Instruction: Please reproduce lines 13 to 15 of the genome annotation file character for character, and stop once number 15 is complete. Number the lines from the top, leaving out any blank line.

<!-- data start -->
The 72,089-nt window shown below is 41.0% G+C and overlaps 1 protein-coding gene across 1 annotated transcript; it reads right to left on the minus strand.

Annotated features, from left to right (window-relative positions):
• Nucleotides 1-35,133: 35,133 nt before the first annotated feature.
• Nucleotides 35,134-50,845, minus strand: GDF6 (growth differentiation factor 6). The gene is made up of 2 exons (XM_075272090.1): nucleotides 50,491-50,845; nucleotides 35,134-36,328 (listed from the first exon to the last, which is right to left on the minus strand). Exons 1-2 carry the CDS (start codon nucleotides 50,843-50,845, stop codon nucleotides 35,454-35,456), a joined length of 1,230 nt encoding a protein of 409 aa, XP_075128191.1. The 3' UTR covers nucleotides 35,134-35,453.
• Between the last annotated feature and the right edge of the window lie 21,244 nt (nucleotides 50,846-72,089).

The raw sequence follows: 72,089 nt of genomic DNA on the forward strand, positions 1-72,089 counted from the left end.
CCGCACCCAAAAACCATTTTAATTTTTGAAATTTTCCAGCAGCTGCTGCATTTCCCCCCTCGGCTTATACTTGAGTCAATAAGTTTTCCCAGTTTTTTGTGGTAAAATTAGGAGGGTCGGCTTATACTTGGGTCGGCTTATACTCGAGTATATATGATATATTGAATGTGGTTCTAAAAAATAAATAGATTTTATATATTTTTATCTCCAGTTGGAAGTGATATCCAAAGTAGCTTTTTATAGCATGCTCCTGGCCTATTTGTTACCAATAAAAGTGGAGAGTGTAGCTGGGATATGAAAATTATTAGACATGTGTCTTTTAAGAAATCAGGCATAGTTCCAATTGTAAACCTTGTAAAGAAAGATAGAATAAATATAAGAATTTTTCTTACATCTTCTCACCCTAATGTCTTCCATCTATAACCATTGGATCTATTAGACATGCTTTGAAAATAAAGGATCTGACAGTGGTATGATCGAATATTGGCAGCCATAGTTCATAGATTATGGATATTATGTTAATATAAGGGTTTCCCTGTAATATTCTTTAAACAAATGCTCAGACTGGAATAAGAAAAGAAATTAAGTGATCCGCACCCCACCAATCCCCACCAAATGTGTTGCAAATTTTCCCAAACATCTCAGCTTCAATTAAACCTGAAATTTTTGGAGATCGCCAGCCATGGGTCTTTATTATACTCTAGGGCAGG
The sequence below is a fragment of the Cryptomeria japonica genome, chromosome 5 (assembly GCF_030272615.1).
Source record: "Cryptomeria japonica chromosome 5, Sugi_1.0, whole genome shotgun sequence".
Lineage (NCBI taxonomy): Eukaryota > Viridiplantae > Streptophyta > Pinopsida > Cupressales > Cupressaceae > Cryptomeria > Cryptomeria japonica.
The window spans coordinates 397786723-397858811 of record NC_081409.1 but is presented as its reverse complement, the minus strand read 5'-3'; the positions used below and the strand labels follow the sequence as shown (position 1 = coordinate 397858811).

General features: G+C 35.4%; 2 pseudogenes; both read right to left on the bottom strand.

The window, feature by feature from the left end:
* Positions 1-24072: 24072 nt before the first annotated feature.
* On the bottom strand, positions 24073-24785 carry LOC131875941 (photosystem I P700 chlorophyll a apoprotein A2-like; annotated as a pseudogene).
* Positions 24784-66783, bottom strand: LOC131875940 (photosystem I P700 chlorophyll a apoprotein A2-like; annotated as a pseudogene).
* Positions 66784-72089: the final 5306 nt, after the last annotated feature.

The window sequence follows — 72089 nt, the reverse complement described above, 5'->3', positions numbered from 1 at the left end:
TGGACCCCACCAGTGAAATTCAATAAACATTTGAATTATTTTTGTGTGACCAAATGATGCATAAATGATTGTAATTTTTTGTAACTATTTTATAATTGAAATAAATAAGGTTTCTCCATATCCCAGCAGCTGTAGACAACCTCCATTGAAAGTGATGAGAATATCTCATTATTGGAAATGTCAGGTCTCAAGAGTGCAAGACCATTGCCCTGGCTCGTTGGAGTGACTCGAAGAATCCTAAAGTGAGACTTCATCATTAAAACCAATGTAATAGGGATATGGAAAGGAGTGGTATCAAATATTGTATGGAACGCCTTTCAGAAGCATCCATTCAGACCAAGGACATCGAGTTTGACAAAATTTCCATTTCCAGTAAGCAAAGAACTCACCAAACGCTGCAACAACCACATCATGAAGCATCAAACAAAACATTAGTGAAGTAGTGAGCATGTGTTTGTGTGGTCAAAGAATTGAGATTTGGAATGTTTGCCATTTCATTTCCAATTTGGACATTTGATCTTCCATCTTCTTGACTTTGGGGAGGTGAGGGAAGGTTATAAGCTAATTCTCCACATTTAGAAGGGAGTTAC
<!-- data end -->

The window, feature by feature from the left end:
* Positions 1-24072: 24072 nt before the first annotated feature.
* On the bottom strand, positions 24073-24785 carry LOC131875941 (photosystem I P700 chlorophyll a apoprotein A2-like; annotated as a pseudogene).